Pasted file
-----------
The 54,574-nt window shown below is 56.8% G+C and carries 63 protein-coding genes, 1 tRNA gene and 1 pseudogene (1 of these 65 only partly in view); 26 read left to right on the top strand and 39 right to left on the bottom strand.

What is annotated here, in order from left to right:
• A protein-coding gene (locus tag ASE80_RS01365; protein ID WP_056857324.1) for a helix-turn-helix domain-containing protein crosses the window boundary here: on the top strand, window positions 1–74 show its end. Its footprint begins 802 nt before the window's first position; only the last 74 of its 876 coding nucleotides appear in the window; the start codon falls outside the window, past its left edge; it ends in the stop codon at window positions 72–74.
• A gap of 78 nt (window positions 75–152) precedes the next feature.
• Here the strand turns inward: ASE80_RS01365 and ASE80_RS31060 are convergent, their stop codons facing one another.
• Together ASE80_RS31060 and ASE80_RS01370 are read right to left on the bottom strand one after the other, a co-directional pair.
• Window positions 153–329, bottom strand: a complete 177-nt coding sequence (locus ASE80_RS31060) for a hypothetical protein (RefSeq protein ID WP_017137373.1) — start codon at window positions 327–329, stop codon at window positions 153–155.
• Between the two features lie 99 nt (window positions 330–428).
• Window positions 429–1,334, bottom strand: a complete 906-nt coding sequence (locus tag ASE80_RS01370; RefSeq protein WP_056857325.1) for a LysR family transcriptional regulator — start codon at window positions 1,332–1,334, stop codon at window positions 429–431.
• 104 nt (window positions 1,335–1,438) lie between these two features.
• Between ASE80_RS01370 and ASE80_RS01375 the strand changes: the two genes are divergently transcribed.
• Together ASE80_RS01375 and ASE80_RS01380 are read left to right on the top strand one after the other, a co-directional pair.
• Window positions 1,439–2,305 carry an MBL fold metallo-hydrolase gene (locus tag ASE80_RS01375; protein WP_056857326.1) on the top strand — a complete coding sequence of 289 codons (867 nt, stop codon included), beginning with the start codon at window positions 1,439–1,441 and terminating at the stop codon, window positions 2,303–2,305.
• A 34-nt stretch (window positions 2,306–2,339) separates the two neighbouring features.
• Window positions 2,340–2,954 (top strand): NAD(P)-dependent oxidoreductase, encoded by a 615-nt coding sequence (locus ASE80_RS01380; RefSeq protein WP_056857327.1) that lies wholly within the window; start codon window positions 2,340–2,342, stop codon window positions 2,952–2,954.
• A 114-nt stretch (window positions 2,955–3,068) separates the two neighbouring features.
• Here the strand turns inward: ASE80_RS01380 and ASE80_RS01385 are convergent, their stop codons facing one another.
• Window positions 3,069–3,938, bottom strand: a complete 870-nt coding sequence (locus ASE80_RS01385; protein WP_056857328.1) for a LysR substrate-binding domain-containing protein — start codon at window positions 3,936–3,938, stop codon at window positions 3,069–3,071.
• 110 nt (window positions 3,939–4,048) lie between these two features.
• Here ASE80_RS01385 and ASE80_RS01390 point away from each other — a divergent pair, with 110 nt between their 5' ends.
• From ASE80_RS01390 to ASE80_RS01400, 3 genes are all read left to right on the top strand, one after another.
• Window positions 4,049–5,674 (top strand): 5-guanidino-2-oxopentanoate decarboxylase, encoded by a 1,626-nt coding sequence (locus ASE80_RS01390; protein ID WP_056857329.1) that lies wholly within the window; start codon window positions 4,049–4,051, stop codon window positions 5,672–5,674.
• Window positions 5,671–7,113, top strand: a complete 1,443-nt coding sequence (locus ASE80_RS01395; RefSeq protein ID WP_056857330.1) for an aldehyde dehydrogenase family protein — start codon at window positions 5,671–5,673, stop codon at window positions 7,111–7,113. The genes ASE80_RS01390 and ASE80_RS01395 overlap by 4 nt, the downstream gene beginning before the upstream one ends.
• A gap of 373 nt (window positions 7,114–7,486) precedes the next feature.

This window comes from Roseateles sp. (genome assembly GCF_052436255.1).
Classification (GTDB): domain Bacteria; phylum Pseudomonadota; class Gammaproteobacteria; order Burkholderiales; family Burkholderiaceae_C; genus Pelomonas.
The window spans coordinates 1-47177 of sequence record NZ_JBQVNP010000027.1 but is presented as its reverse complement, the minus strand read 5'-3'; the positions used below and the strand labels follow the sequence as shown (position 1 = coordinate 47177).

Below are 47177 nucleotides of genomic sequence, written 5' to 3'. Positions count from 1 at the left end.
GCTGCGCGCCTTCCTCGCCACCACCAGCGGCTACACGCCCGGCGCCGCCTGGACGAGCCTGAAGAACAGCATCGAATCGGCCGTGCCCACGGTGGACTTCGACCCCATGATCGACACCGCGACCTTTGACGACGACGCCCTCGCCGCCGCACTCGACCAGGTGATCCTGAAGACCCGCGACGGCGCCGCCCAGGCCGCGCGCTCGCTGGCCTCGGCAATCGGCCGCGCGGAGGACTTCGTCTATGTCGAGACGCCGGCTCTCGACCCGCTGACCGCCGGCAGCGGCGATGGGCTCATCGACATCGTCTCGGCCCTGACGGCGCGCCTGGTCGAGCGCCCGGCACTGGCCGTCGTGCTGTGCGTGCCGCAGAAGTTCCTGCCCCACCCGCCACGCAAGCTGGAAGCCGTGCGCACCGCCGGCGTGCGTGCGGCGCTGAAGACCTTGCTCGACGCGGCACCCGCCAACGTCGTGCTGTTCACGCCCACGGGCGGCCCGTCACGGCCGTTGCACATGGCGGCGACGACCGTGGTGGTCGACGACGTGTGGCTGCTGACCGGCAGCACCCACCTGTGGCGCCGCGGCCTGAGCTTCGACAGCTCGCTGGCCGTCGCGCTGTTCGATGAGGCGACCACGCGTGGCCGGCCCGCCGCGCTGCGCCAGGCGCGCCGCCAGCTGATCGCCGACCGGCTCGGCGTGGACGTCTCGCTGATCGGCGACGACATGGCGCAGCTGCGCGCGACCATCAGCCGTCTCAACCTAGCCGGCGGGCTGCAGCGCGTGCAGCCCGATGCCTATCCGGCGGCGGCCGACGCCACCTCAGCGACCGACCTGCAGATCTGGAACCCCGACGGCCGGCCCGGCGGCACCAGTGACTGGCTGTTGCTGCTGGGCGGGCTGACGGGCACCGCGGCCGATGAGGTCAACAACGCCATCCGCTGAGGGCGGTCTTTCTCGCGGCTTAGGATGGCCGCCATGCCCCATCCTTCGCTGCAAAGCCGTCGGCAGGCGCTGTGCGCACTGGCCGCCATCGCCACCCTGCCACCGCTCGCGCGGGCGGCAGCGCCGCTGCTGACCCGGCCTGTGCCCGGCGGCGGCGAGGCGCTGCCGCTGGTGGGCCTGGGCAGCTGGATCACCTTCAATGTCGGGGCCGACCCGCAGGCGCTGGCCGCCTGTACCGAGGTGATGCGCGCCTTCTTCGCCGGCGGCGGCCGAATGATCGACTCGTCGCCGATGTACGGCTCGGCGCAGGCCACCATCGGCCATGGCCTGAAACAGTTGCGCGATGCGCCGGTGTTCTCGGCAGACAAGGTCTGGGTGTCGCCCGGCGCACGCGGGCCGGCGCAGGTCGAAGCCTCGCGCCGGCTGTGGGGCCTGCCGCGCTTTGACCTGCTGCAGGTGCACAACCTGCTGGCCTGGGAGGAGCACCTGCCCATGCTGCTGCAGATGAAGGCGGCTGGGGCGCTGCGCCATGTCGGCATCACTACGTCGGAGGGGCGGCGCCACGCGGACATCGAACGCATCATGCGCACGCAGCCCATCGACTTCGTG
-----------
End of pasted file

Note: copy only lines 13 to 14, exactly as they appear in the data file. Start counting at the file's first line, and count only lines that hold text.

• Window positions 1,439–2,305 carry an MBL fold metallo-hydrolase gene (locus tag ASE80_RS01375; protein WP_056857326.1) on the top strand — a complete coding sequence of 289 codons (867 nt, stop codon included), beginning with the start codon at window positions 1,439–1,441 and terminating at the stop codon, window positions 2,303–2,305.
• A 34-nt stretch (window positions 2,306–2,339) separates the two neighbouring features.